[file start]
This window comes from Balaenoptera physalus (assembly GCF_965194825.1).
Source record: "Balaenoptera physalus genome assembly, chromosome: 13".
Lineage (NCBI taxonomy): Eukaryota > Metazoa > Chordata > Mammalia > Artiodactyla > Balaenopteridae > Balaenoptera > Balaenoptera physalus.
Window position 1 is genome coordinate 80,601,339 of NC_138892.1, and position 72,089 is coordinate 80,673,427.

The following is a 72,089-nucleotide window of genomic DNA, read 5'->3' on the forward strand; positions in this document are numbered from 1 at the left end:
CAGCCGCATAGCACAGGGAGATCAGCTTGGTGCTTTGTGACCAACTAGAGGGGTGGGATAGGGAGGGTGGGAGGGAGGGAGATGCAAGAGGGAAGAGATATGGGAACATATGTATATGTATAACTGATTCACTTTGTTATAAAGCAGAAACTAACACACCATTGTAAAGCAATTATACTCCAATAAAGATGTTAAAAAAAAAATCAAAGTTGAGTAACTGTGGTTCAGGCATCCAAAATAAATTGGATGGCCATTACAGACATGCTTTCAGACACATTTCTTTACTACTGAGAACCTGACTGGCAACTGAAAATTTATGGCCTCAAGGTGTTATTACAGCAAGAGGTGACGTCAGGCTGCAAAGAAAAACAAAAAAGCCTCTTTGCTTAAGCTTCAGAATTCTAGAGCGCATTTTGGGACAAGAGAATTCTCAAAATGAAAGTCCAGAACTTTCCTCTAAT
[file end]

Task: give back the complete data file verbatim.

This window comes from Balaenoptera physalus (assembly GCF_965194825.1).
Source record: "Balaenoptera physalus genome assembly, chromosome: 13".
Lineage (NCBI taxonomy): Eukaryota > Metazoa > Chordata > Mammalia > Artiodactyla > Balaenopteridae > Balaenoptera > Balaenoptera physalus.
Window position 1 is genome coordinate 80,601,339 of NC_138892.1, and position 72,089 is coordinate 80,673,427.

The following is a 72,089-nucleotide window of genomic DNA, read 5'->3' on the forward strand; positions in this document are numbered from 1 at the left end:
CAGCCGCATAGCACAGGGAGATCAGCTTGGTGCTTTGTGACCAACTAGAGGGGTGGGATAGGGAGGGTGGGAGGGAGGGAGATGCAAGAGGGAAGAGATATGGGAACATATGTATATGTATAACTGATTCACTTTGTTATAAAGCAGAAACTAACACACCATTGTAAAGCAATTATACTCCAATAAAGATGTTAAAAAAAAAATCAAAGTTGAGTAACTGTGGTTCAGGCATCCAAAATAAATTGGATGGCCATTACAGACATGCTTTCAGACACATTTCTTTACTACTGAGAACCTGACTGGCAACTGAAAATTTATGGCCTCAAGGTGTTATTACAGCAAGAGGTGACGTCAGGCTGCAAAGAAAAACAAAAAAGCCTCTTTGCTTAAGCTTCAGAATTCTAGAGCGCATTTTGGGACAAGAGAATTCTCAAAATGAAAGTCCAGAACTTTCCTCTAAT